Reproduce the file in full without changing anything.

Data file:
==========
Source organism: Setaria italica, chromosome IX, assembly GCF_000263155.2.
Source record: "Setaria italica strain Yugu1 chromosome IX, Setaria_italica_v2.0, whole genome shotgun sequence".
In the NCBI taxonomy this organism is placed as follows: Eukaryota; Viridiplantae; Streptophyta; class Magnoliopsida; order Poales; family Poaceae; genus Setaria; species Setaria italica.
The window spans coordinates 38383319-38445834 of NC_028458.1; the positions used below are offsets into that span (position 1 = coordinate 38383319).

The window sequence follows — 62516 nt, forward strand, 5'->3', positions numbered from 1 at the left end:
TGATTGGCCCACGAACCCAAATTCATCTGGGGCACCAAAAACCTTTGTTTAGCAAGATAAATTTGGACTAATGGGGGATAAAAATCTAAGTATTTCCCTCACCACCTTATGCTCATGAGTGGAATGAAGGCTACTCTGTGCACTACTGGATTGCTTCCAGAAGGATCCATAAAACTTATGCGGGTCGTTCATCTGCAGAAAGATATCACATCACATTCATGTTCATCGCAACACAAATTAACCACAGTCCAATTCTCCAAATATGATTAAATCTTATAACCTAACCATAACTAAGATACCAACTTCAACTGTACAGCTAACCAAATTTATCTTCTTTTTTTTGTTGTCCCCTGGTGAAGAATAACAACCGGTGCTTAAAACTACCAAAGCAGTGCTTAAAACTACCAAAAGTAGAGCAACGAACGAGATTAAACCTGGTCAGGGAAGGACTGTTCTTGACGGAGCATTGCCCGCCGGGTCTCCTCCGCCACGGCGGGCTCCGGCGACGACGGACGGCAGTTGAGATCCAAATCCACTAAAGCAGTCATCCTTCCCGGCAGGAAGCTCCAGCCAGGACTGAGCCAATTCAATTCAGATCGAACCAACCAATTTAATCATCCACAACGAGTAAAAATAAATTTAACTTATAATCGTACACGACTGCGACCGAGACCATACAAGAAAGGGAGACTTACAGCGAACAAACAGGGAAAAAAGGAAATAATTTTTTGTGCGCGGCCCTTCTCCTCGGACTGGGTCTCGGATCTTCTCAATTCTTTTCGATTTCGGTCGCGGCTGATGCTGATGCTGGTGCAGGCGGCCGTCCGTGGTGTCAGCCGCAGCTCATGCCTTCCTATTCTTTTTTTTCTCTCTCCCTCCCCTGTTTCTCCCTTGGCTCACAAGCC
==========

Source organism: Setaria italica, chromosome IX, assembly GCF_000263155.2.
Source record: "Setaria italica strain Yugu1 chromosome IX, Setaria_italica_v2.0, whole genome shotgun sequence".
In the NCBI taxonomy this organism is placed as follows: Eukaryota; Viridiplantae; Streptophyta; class Magnoliopsida; order Poales; family Poaceae; genus Setaria; species Setaria italica.
The window spans coordinates 38383319-38445834 of NC_028458.1; the positions used below are offsets into that span (position 1 = coordinate 38383319).

The window sequence follows — 62516 nt, forward strand, 5'->3', positions numbered from 1 at the left end:
TGATTGGCCCACGAACCCAAATTCATCTGGGGCACCAAAAACCTTTGTTTAGCAAGATAAATTTGGACTAATGGGGGATAAAAATCTAAGTATTTCCCTCACCACCTTATGCTCATGAGTGGAATGAAGGCTACTCTGTGCACTACTGGATTGCTTCCAGAAGGATCCATAAAACTTATGCGGGTCGTTCATCTGCAGAAAGATATCACATCACATTCATGTTCATCGCAACACAAATTAACCACAGTCCAATTCTCCAAATATGATTAAATCTTATAACCTAACCATAACTAAGATACCAACTTCAACTGTACAGCTAACCAAATTTATCTTCTTTTTTTTGTTGTCCCCTGGTGAAGAATAACAACCGGTGCTTAAAACTACCAAAGCAGTGCTTAAAACTACCAAAAGTAGAGCAACGAACGAGATTAAACCTGGTCAGGGAAGGACTGTTCTTGACGGAGCATTGCCCGCCGGGTCTCCTCCGCCACGGCGGGCTCCGGCGACGACGGACGGCAGTTGAGATCCAAATCCACTAAAGCAGTCATCCTTCCCGGCAGGAAGCTCCAGCCAGGACTGAGCCAATTCAATTCAGATCGAACCAACCAATTTAATCATCCACAACGAGTAAAAATAAATTTAACTTATAATCGTACACGACTGCGACCGAGACCATACAAGAAAGGGAGACTTACAGCGAACAAACAGGGAAAAAAGGAAATAATTTTTTGTGCGCGGCCCTTCTCCTCGGACTGGGTCTCGGATCTTCTCAATTCTTTTCGATTTCGGTCGCGGCTGATGCTGATGCTGGTGCAGGCGGCCGTCCGTGGTGTCAGCCGCAGCTCATGCCTTCCTATTCTTTTTTTTCTCTCTCCCTCCCCTGTTTCTCCCTTGGCTCACAAGCC